The Nature Of Copyright: A Law Of Users' Rights, Lydia Pallas Loren May 1992

The Nature Of Copyright: A Law Of Users' Rights, Lydia Pallas Loren

Michigan Law Review

A Review of The Nature of Copyright: A Law of Users' Rights by L. Ray Patterson and Stanley W. Lindberg


Restoring The Natural Law: Copyright As Labor And Possession, Alfred C. Yen Jan 1990

Restoring The Natural Law: Copyright As Labor And Possession, Alfred C. Yen

Boston College Law School Faculty Papers

In this Article, Professor Yen explores the problems associated with viewing copyright solely as a tool for achieving economic efficiency and advocates for the restoration of natural law to copyright jurisprudence. The Article demonstrates that economics has not been solely responsible for copyright’s development and basic structure, but has rather developed along lines suggested by neutral law, despite modern copyright jurisprudence. The Article considers the consequences of extinguishing copyright’s natural law facets in favor of the blind pursuit of efficiency and concludes by exploring the implications of restoring natural law thinking to copyright jurisprudence.


The Public Domain, Jessica D. Litman Jan 1990

The Public Domain, Jessica D. Litman

Articles

This article examines the public domain by looking at the gulf between what authors really do and the way the law perceives them. Part I outlines the basics of copyright as a species of property and introduces the public domain's place within the copyright scheme. Copyright grants authors" ' rights modeled on real property in order to encourage authorship by providing authors with markets in which they can seek compensation for their creations. Because parcels of authorship are intangible, however, the law faces *problems in determining the ownership and boundaries of its property grants. In particular, the concept of "originality," …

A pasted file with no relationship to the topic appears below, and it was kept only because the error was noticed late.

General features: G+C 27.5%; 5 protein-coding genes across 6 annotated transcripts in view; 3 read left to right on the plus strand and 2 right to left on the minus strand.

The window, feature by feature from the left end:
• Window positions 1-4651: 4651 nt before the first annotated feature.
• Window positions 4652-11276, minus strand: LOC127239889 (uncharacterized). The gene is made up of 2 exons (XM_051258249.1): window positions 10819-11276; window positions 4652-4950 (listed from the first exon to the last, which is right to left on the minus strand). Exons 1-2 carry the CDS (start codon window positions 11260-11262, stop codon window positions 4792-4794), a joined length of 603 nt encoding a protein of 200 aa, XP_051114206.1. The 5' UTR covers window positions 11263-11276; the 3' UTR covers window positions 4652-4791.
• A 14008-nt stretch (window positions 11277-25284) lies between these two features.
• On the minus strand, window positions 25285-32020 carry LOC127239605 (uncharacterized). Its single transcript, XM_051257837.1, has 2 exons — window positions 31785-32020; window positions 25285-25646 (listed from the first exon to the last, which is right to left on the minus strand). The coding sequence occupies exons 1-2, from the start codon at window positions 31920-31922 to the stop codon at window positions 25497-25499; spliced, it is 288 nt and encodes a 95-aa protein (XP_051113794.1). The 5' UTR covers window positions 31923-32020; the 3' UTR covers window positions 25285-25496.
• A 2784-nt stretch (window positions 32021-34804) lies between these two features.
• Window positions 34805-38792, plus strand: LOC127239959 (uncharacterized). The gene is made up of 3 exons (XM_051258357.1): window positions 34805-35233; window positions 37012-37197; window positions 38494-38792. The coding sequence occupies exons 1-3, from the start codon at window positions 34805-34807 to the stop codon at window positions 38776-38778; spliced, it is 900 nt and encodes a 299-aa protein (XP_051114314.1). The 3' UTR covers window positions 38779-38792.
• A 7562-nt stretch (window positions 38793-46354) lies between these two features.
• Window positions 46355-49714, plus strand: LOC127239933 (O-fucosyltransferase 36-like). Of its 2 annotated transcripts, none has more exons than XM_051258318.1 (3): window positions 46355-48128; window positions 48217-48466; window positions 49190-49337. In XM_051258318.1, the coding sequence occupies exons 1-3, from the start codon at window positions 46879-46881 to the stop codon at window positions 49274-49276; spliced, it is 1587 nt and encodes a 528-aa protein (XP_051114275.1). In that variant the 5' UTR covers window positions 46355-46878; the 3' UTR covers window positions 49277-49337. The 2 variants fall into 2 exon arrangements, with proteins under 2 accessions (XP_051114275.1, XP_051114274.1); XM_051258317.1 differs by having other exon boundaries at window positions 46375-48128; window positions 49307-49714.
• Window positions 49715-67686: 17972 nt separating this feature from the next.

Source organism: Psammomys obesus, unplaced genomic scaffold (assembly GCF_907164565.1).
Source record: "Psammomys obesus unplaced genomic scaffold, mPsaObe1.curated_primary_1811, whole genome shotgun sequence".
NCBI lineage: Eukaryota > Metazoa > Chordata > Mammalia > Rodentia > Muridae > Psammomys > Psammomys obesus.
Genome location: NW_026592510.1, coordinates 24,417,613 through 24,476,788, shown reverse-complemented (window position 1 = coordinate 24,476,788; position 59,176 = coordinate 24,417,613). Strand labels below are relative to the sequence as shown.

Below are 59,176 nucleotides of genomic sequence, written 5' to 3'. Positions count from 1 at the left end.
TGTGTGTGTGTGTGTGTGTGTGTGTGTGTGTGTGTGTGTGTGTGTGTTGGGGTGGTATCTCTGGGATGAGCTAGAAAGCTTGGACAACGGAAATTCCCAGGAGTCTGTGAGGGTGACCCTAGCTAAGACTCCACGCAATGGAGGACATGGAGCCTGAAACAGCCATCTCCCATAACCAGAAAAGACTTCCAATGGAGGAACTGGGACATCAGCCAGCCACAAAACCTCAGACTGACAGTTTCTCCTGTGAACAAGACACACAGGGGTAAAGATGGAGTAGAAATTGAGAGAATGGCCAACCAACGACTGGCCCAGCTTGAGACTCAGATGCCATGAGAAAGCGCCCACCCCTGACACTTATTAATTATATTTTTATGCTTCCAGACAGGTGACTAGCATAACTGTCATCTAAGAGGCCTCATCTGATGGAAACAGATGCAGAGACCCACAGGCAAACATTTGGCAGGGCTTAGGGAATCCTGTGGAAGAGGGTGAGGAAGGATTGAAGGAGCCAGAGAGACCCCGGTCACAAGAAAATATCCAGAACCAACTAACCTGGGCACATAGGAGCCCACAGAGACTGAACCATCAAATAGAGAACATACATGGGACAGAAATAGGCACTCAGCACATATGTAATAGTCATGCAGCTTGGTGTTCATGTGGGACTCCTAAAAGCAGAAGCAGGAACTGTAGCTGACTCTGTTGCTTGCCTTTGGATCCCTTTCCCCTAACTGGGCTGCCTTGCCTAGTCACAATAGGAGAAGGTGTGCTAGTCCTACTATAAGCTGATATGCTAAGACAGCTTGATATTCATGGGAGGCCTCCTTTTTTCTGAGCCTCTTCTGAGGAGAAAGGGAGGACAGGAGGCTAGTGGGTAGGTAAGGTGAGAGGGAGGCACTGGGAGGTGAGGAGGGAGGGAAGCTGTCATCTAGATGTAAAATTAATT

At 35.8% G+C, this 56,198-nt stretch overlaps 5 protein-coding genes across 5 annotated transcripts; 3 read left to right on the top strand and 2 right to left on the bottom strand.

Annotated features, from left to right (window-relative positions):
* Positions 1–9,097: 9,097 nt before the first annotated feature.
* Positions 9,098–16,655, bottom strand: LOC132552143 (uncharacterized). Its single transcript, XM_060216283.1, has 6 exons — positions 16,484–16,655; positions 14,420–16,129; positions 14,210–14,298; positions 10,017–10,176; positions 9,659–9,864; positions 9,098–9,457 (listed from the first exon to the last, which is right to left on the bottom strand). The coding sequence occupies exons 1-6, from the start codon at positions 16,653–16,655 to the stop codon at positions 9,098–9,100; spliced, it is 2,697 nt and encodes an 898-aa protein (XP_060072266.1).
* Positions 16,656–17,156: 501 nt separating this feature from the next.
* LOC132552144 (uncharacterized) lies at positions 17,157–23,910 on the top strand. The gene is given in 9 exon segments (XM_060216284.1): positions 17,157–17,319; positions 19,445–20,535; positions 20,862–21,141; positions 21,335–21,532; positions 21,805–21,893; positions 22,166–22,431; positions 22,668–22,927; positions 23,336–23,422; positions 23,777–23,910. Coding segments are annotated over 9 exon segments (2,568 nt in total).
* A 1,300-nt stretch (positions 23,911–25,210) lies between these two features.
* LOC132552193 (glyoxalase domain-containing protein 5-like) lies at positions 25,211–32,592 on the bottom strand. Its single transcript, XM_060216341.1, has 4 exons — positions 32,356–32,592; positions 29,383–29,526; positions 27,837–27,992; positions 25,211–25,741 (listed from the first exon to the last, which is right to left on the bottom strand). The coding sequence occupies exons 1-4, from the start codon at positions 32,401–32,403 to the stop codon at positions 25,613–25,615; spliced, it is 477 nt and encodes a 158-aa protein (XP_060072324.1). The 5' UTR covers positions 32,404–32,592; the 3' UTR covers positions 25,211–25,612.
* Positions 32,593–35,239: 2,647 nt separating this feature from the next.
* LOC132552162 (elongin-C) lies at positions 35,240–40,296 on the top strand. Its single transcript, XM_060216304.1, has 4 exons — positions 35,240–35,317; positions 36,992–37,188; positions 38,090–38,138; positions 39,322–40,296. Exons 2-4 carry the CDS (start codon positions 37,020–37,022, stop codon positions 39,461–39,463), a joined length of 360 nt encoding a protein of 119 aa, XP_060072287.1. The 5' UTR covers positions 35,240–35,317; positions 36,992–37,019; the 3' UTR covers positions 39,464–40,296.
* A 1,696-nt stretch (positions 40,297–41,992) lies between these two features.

Copyright Legislation And Technological Change, Jessica D. Litman Jan 1989

Copyright Legislation And Technological Change, Jessica D. Litman

Articles

Throughout its history, copyright law has had difficulty accommodating technological change. Although the substance of copyright legislation in this century has evolved from meetings among industry representatives whose avowed purpose was to draft legislation that provided for the future,6 the resulting statutes have done so poorly. The language of copyright statutes has been phrased in fact-specific language that has grown obsolete as new modes and mediums of copyrightable expression have developed. Whatever copyright statute has been on the books has been routinely, and justifiably, criticized as outmoded.7 In this Article, I suggest that the nature of the legislative process we …


Copyright, Compromise And Legislative History, Jessica D. Litman Jan 1987

Copyright, Compromise And Legislative History, Jessica D. Litman

Articles

Copyright law gives authors a "property right." But what kind of property right? Indeed, a property right in what? The answers to these questions should be apparent from a perusal of title seventeen of the United States Code-the statute that confers the "property" right.' Courts, however, have apparently found title seventeen an unhelpful guide. For the most part, they look elsewhere for answers, relying primarily on prior courts' constructions of an earlier and very different statute on the same subject. 2


The Rise Of The Supreme Court Reporter: An Institutional Perspective On Marshall Court Ascendancy, Craig Joyce Apr 1985

The Rise Of The Supreme Court Reporter: An Institutional Perspective On Marshall Court Ascendancy, Craig Joyce

Michigan Law Review

This Article will first explore the antecedents to, and beginnings of, the reporter system under Alexander J. Dallas and William Cranch. Next, the Article will examine the transformation of the system under the Court's first official Reporter, the scholarly Henry Wheaton. Finally, the Article will recount the struggle between Wheaton and his more practical successor, Richard Peters, Jr., that culminated in 1834 in the Court's declaration that its decisions are the property of the people of the United States, and not of the Court's Reporters.